Our data describe at an unprecedented level of detail the molecular events that initiate and drive uterine physiologic changes upon exposure to the sex steroid hormone [E.sub.2] in the immature mouse uterus. Gene expression profiling reveals that [E.sub.2] induces a multistage and tightly coordinated transcriptional program that regulates successive and functionally interlinked cellular processes during the uterotrophic response (Figure 9). The temporal patterns of gene expression we have identified for [E.sub.2] are consistent with, and extend, those reported recently for the uterotrophic response of immature, ovariectomized mice after exposure to 17[alpha]-ethynylestradiol (Fertuck et al. 2003), in which concordant temporal responses were seen for genes involved in several functional categories in Figure 9. These include RNA and protein metabolism, cell cycle regulation, immune responses, and complement components. Furthermore, many of the genes regulated by exogenous [E.sub.2] in our study are also differentially regulated in response to endogenous hormones (Tan et al. 2003).
Comparison of gene expression changes with alterations in uterine weight and histologic alterations, and analysis of gene expression data according to gene function allowed us to implicate specific groups of genes in driving water imbibition in the stromal endothelium, synchronous cell proliferation, and cytoarchitectural changes associated with luminal epithelial cell differentiation. These data thus provide a detailed mechanistic view of the relationships between the uterotrophic response and the underlying transcriptional program. Furthermore, this work demonstrates that comparison of temporal changes in gene expression and conventional toxicology parameters (uterine weight and histologic changes) can provide an understanding of the relationships between gene expression patterns and phenotypic change.
[E.sub.2] can regulate transcription through a combination of at least two distinct signaling pathways: a) via activation of the nuclear transcription factors ER-[alpha] and ER-[beta] (Hall et al. 2001; McKenna and O'Malley 2002; Moggs and Orphanides 2001; Tremblay and Giguere 2002) and b) via extranuclear or "nongenomic" signaling events (Falkenstein et al. 2000; Hammes 2003; Moggs et al. 2003). The transcriptional responses to [E.sub.2] that we have defined here are likely to involve a combination of direct gene regulation by nuclear ERs and indirect gene regulation via extranuclear signaling pathways. Although the uterus of the immature mouse expresses both ER subtypes ([alpha] and [beta]) at comparable levels (Weihua et al. 2000), recent transcript profiling studies using ovariectomized ER-knockout mice revealed a predominant role for ER-[alpha] in the regulation of estrogen-responsive genes in the uterus (Hewitt et al. 2003; Watanabe et al. 2003) consistent with the observation that only a partial uterotrophic response occurs in ER-[alpha] knockout mice (Lubahn et al. 1993). Therefore, it is likely that most [E.sub.2]-responsive genes we have identified are regulated by ER-[alpha]. However, identification of the direct gene targets for each ER subtype will ultimately require the development of methods for measuring the occupancy of receptor subtypes at promoters in vivo. Nevertheless, our temporal analysis of [E.sub.2]-responsive genes provides novel insights into the transcriptional cascades that are initiated through [E.sub.2]-responsive transcription factors.
The molecular events described here for the reference natural estrogen [E.sub.2] provide the basis for understanding how other estrogenic chemicals, including synthetic estrogens and phytoestrogens, induce their effects (Moggs et al. 2004). Increasing attention is being paid to the use of gene expression changes in the uterus for the identification of surrogate markers for short-term rodent estrogenicity assays (Naciff et al. 2002, 2003; Owens and Ashby 2002; Watanabe et al. 2002), and our data reveal a large number of novel candidate marker genes. The insights provided by these data, into how an ER ligand coordinates transcriptional regulatory networks that result in proliferation and differentiation in a complex organ, provide a paradigm for understanding the modes of action of other nuclear receptors.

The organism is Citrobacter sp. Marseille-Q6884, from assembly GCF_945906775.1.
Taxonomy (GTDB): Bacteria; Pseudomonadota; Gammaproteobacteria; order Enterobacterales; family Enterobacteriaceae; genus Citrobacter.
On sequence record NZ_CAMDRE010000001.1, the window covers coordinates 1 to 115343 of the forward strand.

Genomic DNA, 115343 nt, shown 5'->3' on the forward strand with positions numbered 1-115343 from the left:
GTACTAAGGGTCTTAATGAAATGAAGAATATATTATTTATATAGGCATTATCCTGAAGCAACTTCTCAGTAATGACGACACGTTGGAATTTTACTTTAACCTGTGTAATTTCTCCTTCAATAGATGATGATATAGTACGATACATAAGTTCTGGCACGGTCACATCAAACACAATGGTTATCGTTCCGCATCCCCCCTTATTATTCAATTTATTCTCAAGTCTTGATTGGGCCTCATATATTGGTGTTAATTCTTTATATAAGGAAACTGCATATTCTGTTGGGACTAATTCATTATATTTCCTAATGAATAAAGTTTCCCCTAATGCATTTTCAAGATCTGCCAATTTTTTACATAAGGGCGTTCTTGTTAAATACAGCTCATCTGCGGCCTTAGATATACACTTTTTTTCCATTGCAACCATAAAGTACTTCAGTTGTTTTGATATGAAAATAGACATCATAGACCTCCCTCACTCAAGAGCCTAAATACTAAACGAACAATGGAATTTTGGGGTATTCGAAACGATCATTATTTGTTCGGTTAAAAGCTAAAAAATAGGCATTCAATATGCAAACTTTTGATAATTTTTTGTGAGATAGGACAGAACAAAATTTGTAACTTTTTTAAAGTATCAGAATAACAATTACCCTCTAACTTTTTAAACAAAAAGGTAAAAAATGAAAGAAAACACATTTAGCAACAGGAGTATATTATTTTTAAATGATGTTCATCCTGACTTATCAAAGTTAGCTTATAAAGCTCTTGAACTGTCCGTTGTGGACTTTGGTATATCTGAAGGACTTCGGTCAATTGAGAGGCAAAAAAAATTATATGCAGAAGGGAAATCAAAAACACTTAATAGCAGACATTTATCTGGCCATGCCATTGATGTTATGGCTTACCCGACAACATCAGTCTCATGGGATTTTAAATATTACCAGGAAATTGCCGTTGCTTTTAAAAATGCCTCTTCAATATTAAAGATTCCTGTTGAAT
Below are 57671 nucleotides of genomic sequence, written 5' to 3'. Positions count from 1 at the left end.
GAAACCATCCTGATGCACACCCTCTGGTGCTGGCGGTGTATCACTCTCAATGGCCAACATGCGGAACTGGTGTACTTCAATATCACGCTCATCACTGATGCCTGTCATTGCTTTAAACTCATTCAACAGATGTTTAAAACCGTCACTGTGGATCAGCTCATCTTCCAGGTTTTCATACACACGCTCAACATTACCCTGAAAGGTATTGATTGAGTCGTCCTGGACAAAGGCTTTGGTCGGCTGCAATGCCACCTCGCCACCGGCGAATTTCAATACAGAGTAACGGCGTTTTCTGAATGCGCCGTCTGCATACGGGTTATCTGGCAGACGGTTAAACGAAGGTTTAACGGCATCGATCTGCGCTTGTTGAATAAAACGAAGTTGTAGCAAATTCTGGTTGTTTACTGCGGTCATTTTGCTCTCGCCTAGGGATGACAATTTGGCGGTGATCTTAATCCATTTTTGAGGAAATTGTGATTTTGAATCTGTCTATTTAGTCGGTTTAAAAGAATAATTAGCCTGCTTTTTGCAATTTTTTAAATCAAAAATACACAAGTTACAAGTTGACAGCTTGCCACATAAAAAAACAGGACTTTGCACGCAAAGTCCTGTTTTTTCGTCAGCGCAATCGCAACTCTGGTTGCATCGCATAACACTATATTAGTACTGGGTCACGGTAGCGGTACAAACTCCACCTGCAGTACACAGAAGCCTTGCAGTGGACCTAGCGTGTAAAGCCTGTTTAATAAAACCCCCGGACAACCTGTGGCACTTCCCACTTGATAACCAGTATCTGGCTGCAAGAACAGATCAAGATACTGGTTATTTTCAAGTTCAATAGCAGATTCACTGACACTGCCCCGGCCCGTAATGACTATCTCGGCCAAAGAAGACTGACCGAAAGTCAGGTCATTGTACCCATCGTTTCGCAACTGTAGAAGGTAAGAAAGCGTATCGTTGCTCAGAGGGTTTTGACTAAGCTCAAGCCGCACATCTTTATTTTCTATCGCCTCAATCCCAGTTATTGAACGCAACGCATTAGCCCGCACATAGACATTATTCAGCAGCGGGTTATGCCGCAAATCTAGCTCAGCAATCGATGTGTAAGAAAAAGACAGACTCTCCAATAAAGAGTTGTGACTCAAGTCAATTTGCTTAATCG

Appendix. Gene nomenclature and Affymetrix probe sets for Figures 4-8. (a) Affymetrix Gene symbol Probe Set Gene description Figure 4B--Signaling components IL17R 99992_at interleukin 17 receptor RAP1 160822_at Rap1, GTPase-activating protein 1 DEXRAS1 99032_at RAS, dexamethasone-induced 1 MKP1 104598_at dual specificity phosphatase 1 WNT4 103238_at wingless-related MMTV integration site 4 IGFBP10 92777_at cysteine rich protein 61 PIP92 99109_at immediate early response 2 PIM3 96841_at similar to serine/threonine-protein kinase pim-3 ARHU 96747_at ras homolog gene family, member U CISH3 162206_f_at cytokine inducible SH2-containing protein 3 NAB2 100962_at Ngfi-A binding protein 2 SOCS3 92232_at cytokine inducible SH2-containing protein 3 EPLG2 98407_at ligand for receptor tyrosine kinase ELK IL17R 99991_at interleukin 17 receptor CDKN1A 98067_at cyclin-dependent kinase inhibitor 1A(P21) CDKN1A 94881_at cyclin-dependent kinase inhibitor 1A (P21) WSBI 98946_at WD-40-repeat-containing protein with a SOCS box VEGF 103520_at vascular endothelial growth factor A GADD45 102292_at growth arrest and DNA-damage-inducible 45 SYT 99610_at synovial sarcoma translocation, chromosome 18 SOCS1 92832_at cytokine inducible SH2-containing protein 1 GADD45g 101979_at growth arrest and DNA-damage-inducible 45 gamma GLY96 94384_at immediate early response 3 MAPKAP2 160353_i_at MAP kinase-activated protein kinase 2 KLK22 101289_f_at epidermal growth factor binding protein type 1 TROB 99532_at tob family RGS3 160747_at regulator of G-protein signaling 3 GNA13 100514_at guanine nucleotide binding protein, alpha 13 RAB11A 96238_at RAB11a, member RAS oncogene family PLGF 92909_at placental growth factor BDKRB1 101748_at bradykinin B1 subtype receptor CF3 97689_at coagulation factor III PDK4 102049_at pyruvate dehydrogenase kinase, isoenzyme 4 HERPUD1 95057_at homocysteine-inducible, endoplasmic reticulum stress-inducible, ubiquitin-like domain member 1 MYD116 160463_at myeloid differentiation primary response gene 116 NORE1 102028_at Ras association (RaIGDS/AF-6) domain family 5 NET1A 94223_at neuroepithelial cell transforming gene 1 GEM 92534_at GTP binding protein (gene overexpressed in skeletal muscle) SNRK 97429_at SNF related kinase ALASH 93500_at aminolevulinic acid synthase 1 NTTP1 161171_at dual specificity phosphatase 8 MAPKAP2 95721_at MAP kinase-activated protein kinase 2 MEK1 92585_at mitogen activated protein kinase kinase 1 RGSr 94378_at regulator of G-protein signaling 16 RASSF1 102379_at Ras association (RaIGDS/AF-6) domain family 1 NGEF 93178_at neuronal guanine nucleotide exchange factor C-KIT 99956_at kit oncogene NOTCH1 97497_at Notch gene homolog 1 BTG3 96146 _t B-cell translocation gene 3 PC4 160092_at interferon-related developmental regulator 1 SGK 97890_at serum/glucocorticoid regulated kinase ADM 102798_at adrenomedullin ANGPT2 92210_at angiopoietin 2 UBQLN1 95601_at ubiquilin 1 THBS1 160469_at thrombospondin ROCK2 98504_at rho-associated coiled-coil forming kinase 2 SNK 92310_at serum-inducible kinase MAP2K3 93315_at mitogen activated protein kinase kinase 3 ENG 100134_at endoglin PTDSR 95486_at phosphatidylserine receptor SWIP2 160296_at WD-40-repeat-containing protein with a SOCS box AKT 100970_at thymoma viral proto-oncogene 1 RHOC 96056_at ras homolog gene family, member C TGFB2 93300_at transforming growth factor, beta 2 EPCR 98018_at protein C receptor, endothelial KLK6 100061_f_at kallikrein 6 GALN 100407_at galanin NEDD4B 103907_at neural precursor cell expressed, developmentally down-regulated gene 4-like KLK22 95775_f_at kallikrein 22 KLK9 94716_f_at kallikrein 9 MCP1 102736_at platelet-derived growth factor-inducible protein JE TIE1 99936_at tyrosine kinase receptor 1 RAMP1 104680_at receptor (calcitonin) activity modifying protein 1 PGF 97769_at prostaglandin F receptor PDGF 95079_at platelet derived growth factor [alpha]RA receptor, alpha polypeptide OB-RGRP 93600_at leptin receptor ERK1 101834_at mitogen activated protein kinase 3 GRB7 103095_at growth factor receptor bound protein 7 ADCY6 102321_at adenylate cyclase 6 TIE1 161184_f_at tyrosine kinase receptor 1 GNAI1 104412_at guanine nucleotide binding protein, alpha inhibiting 1 ADCY7 103392_at adenylate cyclase 7 TIE2 102720_at endothelial-specific receptor tyrosine kinase GPCR26 100435_at endothelial differentiation, lysophosphatidic acid G-protein-coupled receptor, 2 Figure 4C--Transcription factors GIF 99603_g_at TGFB inducible early growth response GIF 99602_at TGFB inducible early growth response ETS2 94246_at E26 avian leukemia oncogene 2, 3' domain ID1 100050_at inhibitor of DNA binding 1 SMAD7 92216_at MAD homolog 7 C-JUN 100130_at Jun oncogene BRF2 160273_at zinc finger protein 36, C3H type-like 2 IRF8 98002_at interferon concensus sequence binding protein AGP/EBP 92925_at CCAAT/enhancer binding protein (C/EBP), beta C-FOS 160901_at c-fos oncogene KROX24 98579_at zinc finger protein Krox-24 FOSB 103990_at FBJ osteosarcoma oncogene B NR4A1 102371_at N10 nuclear hormonal binding receptor SOX18 161025_f_at SRY-box containing gene 18 SOX18 104408_s_at SRY-box containing gene 18 KROX20 102661_at Early growth response 2 ESG 104623_at transducin-like enhancer of split 3, homolog of Drosophila E(spl) FOG 97974_at zinc finger protein, multitype 1 NCOR2 95129_at nuclear receptor co-repressor 2Gene symbol SOX11 101631_at SRY-box containing gene 11 C/EBP 94466_f_at CCAAT/enhancer binding protein alpha (C/EBP), related sequence 1 PRX2 103327_at paired related homeobox 2 ATF4 100599_at activating transcription factor 4 STAT5B 100422_i_at signal transducer and activation of transcription 5A HEY1 95671_at hairy/enhancer-of-split related with YRPW motif 1 ATF5 103006_at activating transcription factor 5 C/EBP 98447_at CCAAT/enhancer binding protein RIP140 103288_at nuclear receptor interacting protein 1 CRTR1 103761_at Tcfcp2-related transcriptional repressor 1 MEF2A 93852_at myocyte enhancer factor 2A TIS11 92830_s_at zinc finger protein 36 STAT5B 100423_f_at signal transducer and activation of transcription 5A ATF3 104155_f_at activating transcription factor 3 CART1 100005_at TNF receptor associated factor 4 JUNB 102362_i_at transcription factor junB Figure 5A--RNA synthesis SFPQ 99621_s_at splicing factor proline/glutamate rich (polypyrimidine tract binding protein associated) U2AF1 97486_at U2 small nuclear ribonucleoprotein auxiliary factor (U2AF), 35 kDa RBMXP1 160192_at RNA binding motif protein, X chromosome retrogene DDX21 94361_at DEAD/H (Asp-Glu-Ala-Asp/His) box polypeptide 21 (RNA helicase II/Gu) DDX3 101542_f_at DEAD (aspartate-glutamate-alanine- aspartate) box polypeptide 3 NSAP1 94985_at NS1-associated protein 1 MKI67 bp 93342_at Mki67 (FHA domain) interacting nucleolar phosphoprotein ELAVL1 94001_at ELAV (embryonic lethal, abnormal vision, Drosophila)-like 1 (Hu antigen R) PSP1 103393_at paraspeckle protein 1 SRP20 101003_at splicing factor, arginine/serine-rich 3 (SRp20) JKTBP 96084_at heterogeneous nuclear ribonucleoprotein D-like RPA2 92225_f_at RNA polymerase 1-2 (128 kDa subunit) RALY 98511_at hnRNP-associated with lethal yellow SFRS10 95791_s_t splicing factor, arginine/serine-rich 10 FBL 160503_at fibrillarin SNRPA1 101506_at small nuclear ribonucleoprotein polypeptide A' TASR 98048_at neural-salient serine/arginine-rich RPB10 93551_at RNA polymerase II subunit 10 AUF1 94303_at heterogeneous nuclear ribonucleoprotein D HRMT1L2 96696_at heterogeneous nuclear ribonucleoproteins methyltransferase-like 2 CGI-110 95714_at pre-mRNA branch site protein p14 SMN 103620_s_at survival motor neuron RPB8 97254_at RNA binding motif protein RNPSI 93518_at ribonucleic acid binding protein S1 NCL 160521_at nucleolin RPA1 93620_at RNA polymerase 1-4 (194 kDa subunit) HNRPA2B1 93118_at heterogeneous nuclear ribonucleoprotein A2/B1 SNRPD1 100577_at small nuclear ribonucleoprotein D1 H/ALAsnRNP 97824_at nucleolar protein family A, member 2 TAF10 103910_at TAFII30 DDX24 99096_at DEAD/H (Asp-Glu-Ala-Asp/His) box polypeptide 13 (RNA helicase A) Figure 5B MAD4 99024_at Max dimerization protein 4 EZH1 100486_at enhancer of zeste homolog 1 (Drosophila) HDA1 104376_at histone deacetylase 5 AUH 96650_at AU RNA binding protein/enoyl-coenzyme A hydratase TGIF 101502_at TG interacting factor Figure 5C--Nuclear import/export POM121 96174_at nuclear pore membrane protein 121 NXF1 101079_at nuclear RNA export factor 1 homolog (S. cerevisiae) IMPORTINa3 96010_at karyopherin (importin) alpha 3 RAE1 160466_at RNA export 1 homolog (S. pombe) IMPORTINa2 92790_at karyopherin (importin) alpha 2 G38P2 94913_at Ras-GTPase-activating protein (GAP120) SH3-domain binding protein 2 Figure 5D--Protein translation elF3S7 99101_at eukaryotic translation initiation factor 3, subunit 7 (zeta, 66/67kDa) elF2B 160365_at eukaryotic translation initiation factor 2, subunit 2 (beta, 38kDa) elF3S4 96883_at eukaryotic translation initiation factor 3, subunit 4 (delta, 44kDa) EBNA1-bp2 96297_at EBNA1 binding protein 2 GLNRS 96628_at glutamyl-prolyl-tRNA synthetase NAT1 100535_at eukaryotic translation initiation factor 4, gamma 2 elF3S9 93973_at eukaryotic translation initiation factor 3, subunit 9 RPS18b 95159_at ribosomal protein S18b VALRS 97894_at valyl-tRNA synthetase 2 RPL12 160431_at mitochondrial ribosomal protein L12 eIF1A 93058_at eukaryotic translation initiation factor 1A eRF1 160451_at translation releasing factor eRFI eIF1A 103708_at eukaryotic translation initiation factor 1A eIF6 94826_at integrin beta 4 binding protein eRF1 98608_at translation releasing factor eRFI RPL20 94875_at mitochondrial ribosomal protein L20 PHERS 94494_at phenylalanine-tRNA synthetase-like ASNS 95133_at asparagine synthetase eIF3S10 94250_at eukaryotic translation initiation factor 3 NOP56 95109_at nucleolar protein 5A eIF2AS1 94253_at eukaryotic translation initiation factor 2A RRS1 96778_at regulator for ribosome resistance homolog (S. cerevisiae) eRF1 96755_at translation releasing factor eRFI eRF1 96754_s_at translation releasing factor eRFI SUI1 92855_at suppressor of initiator codon mutations, related sequence 1 (S. cerevisiae) RPL11 98876_at mitochondrial ribosomal protein L11 RPL52 97443_at mitochondrial ribosomal protein L52 Figure 5E--Protein folding CCT3 98153_at chaperonin subunit 3 (gamma) FKBP4 92808_f_at FK506 binding protein 4 (59 kDa) CCT7 160562_at chaperonin subunit 7 (eta) PPID 97445_at peptidylprolyl isomerase D (cyclophilin D) CCT10 92829_at heat shock 10 kDa protein 1 (chaperonin 10) CCT8 160102_at chaperonin subunit 8 (theta) CCT6A 162279_f_at chaperonin subunit 6a (zeta) CCT3 161238_f_at chaperonin subunit 3 (gamma) Figure 5F--Protein degradation PAD1 97274_at 26S proteasome-associated pad1 homolog PSMB5 101558_s_at proteasome (prosome, macropain) subunit, beta type 5 PSMD4 94302_at proteasome (prosome, macropain) 26S subunit, non-ATPase, 4 PSMB3 94025_at proteasome (prosome, macropain) subunit, beta type 3 SUG1 160534_at protease (prosome, macropain) 26S subunit, ATPase 5 PSMB6 101992_at proteasome (prosome, macropain) subunit, beta type 6 PSMB2 94219_at proteasome (prosome, macropain) subunit, beta type 2 Figure 6B--DNA replication and cell division SAKB 98996_at serine/threonine kinase 18 RRM2 102001_at ribonucleotide reductase M2 CAF1 p60 100890_at chromatin assembly factor, p60 subunit ORC6 95712_at origin recognition complex, subunit 6-like (S. cerevisiae) PCNA 101065_at proliferating cell nuclear antigen MCM2 93112_at mini chromosome maintenance deficient 2 CDC6 103821_at cell division cycle 6 homolog (S. cerevisiae) MCM4 93041_at mini chromosome maintenance deficient 4 homolog MCM3 160496_s_at mini chromosome maintenance deficient (S. cerevisiae) MCM3 100062_at mini chromosome maintenance deficient (S. cerevisiae) TOPB1 103071_at topoisomerase (DNA) II binding protein CHK1 103064_at checkpoint kinase 1 homolog (S. pombe) MCM5 100156_at mini chromosome maintenance deficient 5 CKSI 97468_at CDC28 protein kinase 1 ORC1 92458_at origin recognition complex, subunit 1-like (S. cerevisiae) RRM1 100612_at ribonucleotide reductase M1 FEN1 97327_at flap structure specific endonuclease 1 GEMININ 160069_at geminin E2F1 102963_at E2F transcription factor 1 PLK1 93099_f_at polo-like kinase homolog (Drosophila) CCNB1 160159_at cyclin B1, related sequence 1 Figure 6C--Cell-cycle regulators CCND1 94232_at cyclin D1 CDC34 94048_at cell division cycle 34 homolog KIP2 95471_at cyclin-dependent kinase inhibitor 1C (P57) CCNG2 98478_at cyclin G2 KIP1 161010_r_at cyclin-dependent kinase inhibitor (p27) CCNI 94819_f_at cyclin I Figure 6D--Apoptosis CASP2 99049_at caspase 2 NIX 96255_at BCL2/adenovirus E1B 19 kDa-interacting protein 3-like APR3 160271_at apoptosis related protein APR3 TNFSF12 93917_at tumor necrosis factor (ligand) superfamily, member 12 PDCD4 103029_at programmed cell death 4 MIAP2 102734_at baculoviral IAP repeat-containing 3 MTD 98031_at Bcl-2-related ovarian killer protein SDNSF 97451_at neural stem cell derived neuronal survival protein DAD1 96008_at defender against Apoptotic Death 1 AAC11 101035_at apoptosis inhibitor 5 BAG3 96157_at Bcl2-associated athanogene 3 BAG2 161129_r_at similar to BAG-family molecular chaperone regulator-2 Figure 7A--Cytoarchitecture MDEG2 99910_at amiloride-sensitive cation channel 1, neuronal (degenerin) MAT8 103059_at FXYD domain-containing ion transport regulator 3 CLCA3 162287_r_at chloride channel calcium activated 3 CD133 93389_at prominin CD133 93390_g_at prominin PIGF 104725_at ras-like protein DSG2 104480_at desmoglein 2 MAN2B1 99562_at mannosidase 2, alpha B1 CLDN4 101410_at claudin 4 CLDN7 99561_f_at claudin 7 SPRR2E 100723_f_at small proline-rich protein 2E SPRR2J 101755_f_at small proline-rich protein 2J SPRR2A 101025_f_at small proline-rich protein 2A TROP2 103648_at tumor-associated calcium signal transducer 2 SPRR21 95794_f_at small proline-rich protein 21 SPRR2C 101761_f_at small proline-rich protein 2C SPRR2A 101024_i_at small proline-rich protein 2A LRG 97420_at leucine-rich alpha-2-glycoprotein TROP2 160651_at tumor-associated calcium signal transducer 2 SPRR2G 101754_f_at small proline-rich protein 2G SPRR2F 94120_s_at small proline-rich protein 2F BGP1 102805_at CEA-related cell adhesion molecule 1 BGP1 102804_at CEA-related cell adhesion molecule 1 BGP1 102806_g_at CEA-related cell adhesion molecule 1 BGP2 101908_s_at CEA-related cell adhesion molecule 2 CX26 98423_at connexin 26 MUC1 102918_at mucin 1, transmembrane SPP1 97519_at secreted phosphoprotein 1 CLU 161294_f_at clusterin CLU 95286_at clusterin CFTR 94757_at cystic fibrosis transmembrane conductance regulator homolog KRT19 92550_at keratin complex 1, acidic, gene 19 KRT19 102121_f_at keratin complex 1, acidic, gene 19 SPRR1A 160909_at small proline-rich protein 1A GALNT3 162313_f_at UDP-N-acetyl-alpha-D- galactosamine:polypeptide N-acetylgalactosaminyltransferase 3 Figure 7B--Defense responses PLGR 99926_at polyimmunoglobulin receptor CTSL 101963_at cathepsin L LAMPI 100136_at lysosomal membrane